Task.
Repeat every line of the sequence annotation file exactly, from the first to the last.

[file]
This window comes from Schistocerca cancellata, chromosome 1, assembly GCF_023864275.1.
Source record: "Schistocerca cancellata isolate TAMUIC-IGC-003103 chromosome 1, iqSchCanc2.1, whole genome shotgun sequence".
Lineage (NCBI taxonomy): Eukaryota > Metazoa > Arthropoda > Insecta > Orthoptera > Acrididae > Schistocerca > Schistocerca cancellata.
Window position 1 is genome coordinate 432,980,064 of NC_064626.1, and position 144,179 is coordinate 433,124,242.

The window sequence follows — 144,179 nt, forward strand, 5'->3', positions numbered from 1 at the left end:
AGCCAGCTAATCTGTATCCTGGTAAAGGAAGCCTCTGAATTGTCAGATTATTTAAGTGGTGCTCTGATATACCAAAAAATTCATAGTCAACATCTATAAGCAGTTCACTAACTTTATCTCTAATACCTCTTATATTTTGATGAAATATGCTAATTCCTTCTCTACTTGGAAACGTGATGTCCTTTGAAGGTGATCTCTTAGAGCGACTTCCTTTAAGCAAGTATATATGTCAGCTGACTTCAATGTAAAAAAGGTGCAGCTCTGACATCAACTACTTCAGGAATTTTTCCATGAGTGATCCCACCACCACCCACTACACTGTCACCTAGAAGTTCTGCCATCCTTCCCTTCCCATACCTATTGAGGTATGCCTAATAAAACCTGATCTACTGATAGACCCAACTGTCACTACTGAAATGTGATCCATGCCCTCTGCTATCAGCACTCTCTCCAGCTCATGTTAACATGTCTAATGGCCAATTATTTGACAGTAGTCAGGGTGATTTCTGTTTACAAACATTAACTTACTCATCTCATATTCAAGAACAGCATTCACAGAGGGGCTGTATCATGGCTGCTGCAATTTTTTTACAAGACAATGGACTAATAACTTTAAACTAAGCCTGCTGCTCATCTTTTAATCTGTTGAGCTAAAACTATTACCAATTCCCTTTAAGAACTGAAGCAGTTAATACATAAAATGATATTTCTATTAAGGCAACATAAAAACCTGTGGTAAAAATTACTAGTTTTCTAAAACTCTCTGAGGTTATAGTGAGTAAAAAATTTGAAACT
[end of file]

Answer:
This window comes from Schistocerca cancellata, chromosome 1, assembly GCF_023864275.1.
Source record: "Schistocerca cancellata isolate TAMUIC-IGC-003103 chromosome 1, iqSchCanc2.1, whole genome shotgun sequence".
Lineage (NCBI taxonomy): Eukaryota > Metazoa > Arthropoda > Insecta > Orthoptera > Acrididae > Schistocerca > Schistocerca cancellata.
Window position 1 is genome coordinate 432,980,064 of NC_064626.1, and position 144,179 is coordinate 433,124,242.

The window sequence follows — 144,179 nt, forward strand, 5'->3', positions numbered from 1 at the left end:
AGCCAGCTAATCTGTATCCTGGTAAAGGAAGCCTCTGAATTGTCAGATTATTTAAGTGGTGCTCTGATATACCAAAAAATTCATAGTCAACATCTATAAGCAGTTCACTAACTTTATCTCTAATACCTCTTATATTTTGATGAAATATGCTAATTCCTTCTCTACTTGGAAACGTGATGTCCTTTGAAGGTGATCTCTTAGAGCGACTTCCTTTAAGCAAGTATATATGTCAGCTGACTTCAATGTAAAAAAGGTGCAGCTCTGACATCAACTACTTCAGGAATTTTTCCATGAGTGATCCCACCACCACCCACTACACTGTCACCTAGAAGTTCTGCCATCCTTCCCTTCCCATACCTATTGAGGTATGCCTAATAAAACCTGATCTACTGATAGACCCAACTGTCACTACTGAAATGTGATCCATGCCCTCTGCTATCAGCACTCTCTCCAGCTCATGTTAACATGTCTAATGGCCAATTATTTGACAGTAGTCAGGGTGATTTCTGTTTACAAACATTAACTTACTCATCTCATATTCAAGAACAGCATTCACAGAGGGGCTGTATCATGGCTGCTGCAATTTTTTTACAAGACAATGGACTAATAACTTTAAACTAAGCCTGCTGCTCATCTTTTAATCTGTTGAGCTAAAACTATTACCAATTCCCTTTAAGAACTGAAGCAGTTAATACATAAAATGATATTTCTATTAAGGCAACATAAAAACCTGTGGTAAAAATTACTAGTTTTCTAAAACTCTCTGAGGTTATAGTGAGTAAAAAATTTGAAACT